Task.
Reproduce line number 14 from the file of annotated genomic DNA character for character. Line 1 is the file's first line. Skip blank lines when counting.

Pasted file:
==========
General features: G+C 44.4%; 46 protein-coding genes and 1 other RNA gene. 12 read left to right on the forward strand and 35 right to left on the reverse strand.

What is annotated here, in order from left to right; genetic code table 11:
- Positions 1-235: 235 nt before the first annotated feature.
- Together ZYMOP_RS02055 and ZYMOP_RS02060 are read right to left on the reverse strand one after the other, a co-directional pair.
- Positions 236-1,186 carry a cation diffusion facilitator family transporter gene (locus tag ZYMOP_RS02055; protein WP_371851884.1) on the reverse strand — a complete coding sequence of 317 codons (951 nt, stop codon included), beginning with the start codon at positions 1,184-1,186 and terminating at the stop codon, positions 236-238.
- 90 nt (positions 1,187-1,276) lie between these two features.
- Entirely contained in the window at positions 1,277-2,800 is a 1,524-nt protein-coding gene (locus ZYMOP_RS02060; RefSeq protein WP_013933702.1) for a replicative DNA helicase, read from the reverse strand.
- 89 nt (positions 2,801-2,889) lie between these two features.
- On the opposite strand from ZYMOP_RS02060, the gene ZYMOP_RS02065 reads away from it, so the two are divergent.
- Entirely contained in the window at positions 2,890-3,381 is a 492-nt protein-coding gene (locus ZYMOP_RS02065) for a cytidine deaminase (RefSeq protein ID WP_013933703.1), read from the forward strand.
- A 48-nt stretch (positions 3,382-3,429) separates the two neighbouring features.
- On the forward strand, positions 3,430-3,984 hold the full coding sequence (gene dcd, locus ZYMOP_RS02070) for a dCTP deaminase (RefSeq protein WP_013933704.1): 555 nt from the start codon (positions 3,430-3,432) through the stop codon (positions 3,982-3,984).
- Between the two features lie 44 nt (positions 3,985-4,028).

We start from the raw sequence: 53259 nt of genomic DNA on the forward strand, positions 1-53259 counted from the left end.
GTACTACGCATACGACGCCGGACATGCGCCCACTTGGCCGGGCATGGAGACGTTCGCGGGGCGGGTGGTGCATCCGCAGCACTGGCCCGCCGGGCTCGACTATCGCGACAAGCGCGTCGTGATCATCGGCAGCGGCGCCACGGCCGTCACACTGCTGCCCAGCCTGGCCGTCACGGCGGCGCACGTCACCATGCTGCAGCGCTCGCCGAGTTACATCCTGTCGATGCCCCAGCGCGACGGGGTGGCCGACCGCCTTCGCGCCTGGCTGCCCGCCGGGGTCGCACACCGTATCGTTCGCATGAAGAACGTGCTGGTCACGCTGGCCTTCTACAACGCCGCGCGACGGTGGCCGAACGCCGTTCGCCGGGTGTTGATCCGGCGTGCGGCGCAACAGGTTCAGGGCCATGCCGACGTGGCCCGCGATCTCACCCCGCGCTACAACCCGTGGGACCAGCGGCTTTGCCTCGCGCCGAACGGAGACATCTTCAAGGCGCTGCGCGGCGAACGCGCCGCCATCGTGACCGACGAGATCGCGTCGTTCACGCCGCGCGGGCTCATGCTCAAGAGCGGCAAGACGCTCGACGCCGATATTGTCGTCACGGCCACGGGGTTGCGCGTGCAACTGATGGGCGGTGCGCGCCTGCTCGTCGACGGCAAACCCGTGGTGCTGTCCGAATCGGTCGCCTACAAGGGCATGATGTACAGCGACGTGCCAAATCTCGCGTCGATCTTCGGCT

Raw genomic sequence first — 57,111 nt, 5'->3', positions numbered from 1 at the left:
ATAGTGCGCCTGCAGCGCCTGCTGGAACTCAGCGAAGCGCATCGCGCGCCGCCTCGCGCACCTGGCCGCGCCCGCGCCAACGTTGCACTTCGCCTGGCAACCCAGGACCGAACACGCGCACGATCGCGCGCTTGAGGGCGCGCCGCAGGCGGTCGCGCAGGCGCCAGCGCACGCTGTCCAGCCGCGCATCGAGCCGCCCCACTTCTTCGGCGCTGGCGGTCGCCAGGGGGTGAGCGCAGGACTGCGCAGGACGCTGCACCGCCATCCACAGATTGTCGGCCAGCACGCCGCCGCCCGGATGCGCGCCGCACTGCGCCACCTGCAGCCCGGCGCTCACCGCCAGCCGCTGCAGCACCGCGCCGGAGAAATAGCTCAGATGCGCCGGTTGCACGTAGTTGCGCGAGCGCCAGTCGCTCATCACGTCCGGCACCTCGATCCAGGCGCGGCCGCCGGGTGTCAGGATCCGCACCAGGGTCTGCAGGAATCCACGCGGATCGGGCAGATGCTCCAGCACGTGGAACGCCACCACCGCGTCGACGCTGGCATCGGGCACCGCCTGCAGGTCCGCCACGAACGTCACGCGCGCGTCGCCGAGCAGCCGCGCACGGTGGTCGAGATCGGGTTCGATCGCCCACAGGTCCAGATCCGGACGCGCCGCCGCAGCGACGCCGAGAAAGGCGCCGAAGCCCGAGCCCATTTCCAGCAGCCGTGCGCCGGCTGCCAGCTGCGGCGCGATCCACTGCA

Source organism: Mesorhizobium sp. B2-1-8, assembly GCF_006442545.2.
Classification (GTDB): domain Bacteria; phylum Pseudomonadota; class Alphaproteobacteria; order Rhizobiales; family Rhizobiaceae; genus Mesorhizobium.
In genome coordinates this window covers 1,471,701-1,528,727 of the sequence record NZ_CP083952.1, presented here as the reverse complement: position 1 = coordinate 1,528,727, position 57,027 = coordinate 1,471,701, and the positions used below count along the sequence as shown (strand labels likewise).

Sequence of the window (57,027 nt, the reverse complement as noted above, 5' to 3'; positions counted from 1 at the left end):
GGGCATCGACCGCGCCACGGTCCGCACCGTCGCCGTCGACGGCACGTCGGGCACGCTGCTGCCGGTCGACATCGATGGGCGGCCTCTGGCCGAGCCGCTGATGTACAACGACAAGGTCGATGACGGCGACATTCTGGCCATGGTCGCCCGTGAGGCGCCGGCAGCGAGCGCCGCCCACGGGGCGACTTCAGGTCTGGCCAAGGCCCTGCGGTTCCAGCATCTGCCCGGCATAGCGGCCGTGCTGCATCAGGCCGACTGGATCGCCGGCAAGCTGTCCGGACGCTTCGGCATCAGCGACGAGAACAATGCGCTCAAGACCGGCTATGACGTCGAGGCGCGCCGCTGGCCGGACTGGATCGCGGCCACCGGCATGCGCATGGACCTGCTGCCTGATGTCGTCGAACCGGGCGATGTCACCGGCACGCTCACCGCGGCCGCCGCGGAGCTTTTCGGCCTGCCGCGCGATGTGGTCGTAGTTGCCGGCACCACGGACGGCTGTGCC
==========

We start from the raw sequence: 53259 nt of genomic DNA on the forward strand, positions 1-53259 counted from the left end.